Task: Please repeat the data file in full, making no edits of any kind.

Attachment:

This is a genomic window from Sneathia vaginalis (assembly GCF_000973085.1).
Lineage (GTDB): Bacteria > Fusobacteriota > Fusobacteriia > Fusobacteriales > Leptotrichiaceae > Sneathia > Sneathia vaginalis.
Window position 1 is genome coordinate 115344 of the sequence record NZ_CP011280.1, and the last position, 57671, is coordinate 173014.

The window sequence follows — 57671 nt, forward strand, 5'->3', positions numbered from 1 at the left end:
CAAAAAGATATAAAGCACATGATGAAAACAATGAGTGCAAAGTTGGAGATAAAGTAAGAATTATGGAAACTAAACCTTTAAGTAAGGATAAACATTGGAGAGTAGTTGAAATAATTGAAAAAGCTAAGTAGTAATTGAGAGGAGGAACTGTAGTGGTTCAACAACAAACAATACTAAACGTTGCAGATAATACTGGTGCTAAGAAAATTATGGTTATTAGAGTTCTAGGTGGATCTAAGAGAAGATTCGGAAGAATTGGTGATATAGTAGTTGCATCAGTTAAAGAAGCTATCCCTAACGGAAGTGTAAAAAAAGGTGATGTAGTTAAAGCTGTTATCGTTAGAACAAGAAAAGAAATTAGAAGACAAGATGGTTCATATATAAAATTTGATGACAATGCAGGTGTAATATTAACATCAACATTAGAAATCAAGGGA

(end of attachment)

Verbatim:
This is a genomic window from Sneathia vaginalis (assembly GCF_000973085.1).
Lineage (GTDB): Bacteria > Fusobacteriota > Fusobacteriia > Fusobacteriales > Leptotrichiaceae > Sneathia > Sneathia vaginalis.
Window position 1 is genome coordinate 115344 of the sequence record NZ_CP011280.1, and the last position, 57671, is coordinate 173014.

The window sequence follows — 57671 nt, forward strand, 5'->3', positions numbered from 1 at the left end:
CAAAAAGATATAAAGCACATGATGAAAACAATGAGTGCAAAGTTGGAGATAAAGTAAGAATTATGGAAACTAAACCTTTAAGTAAGGATAAACATTGGAGAGTAGTTGAAATAATTGAAAAAGCTAAGTAGTAATTGAGAGGAGGAACTGTAGTGGTTCAACAACAAACAATACTAAACGTTGCAGATAATACTGGTGCTAAGAAAATTATGGTTATTAGAGTTCTAGGTGGATCTAAGAGAAGATTCGGAAGAATTGGTGATATAGTAGTTGCATCAGTTAAAGAAGCTATCCCTAACGGAAGTGTAAAAAAAGGTGATGTAGTTAAAGCTGTTATCGTTAGAACAAGAAAAGAAATTAGAAGACAAGATGGTTCATATATAAAATTTGATGACAATGCAGGTGTAATATTAACATCAACATTAGAAATCAAGGGA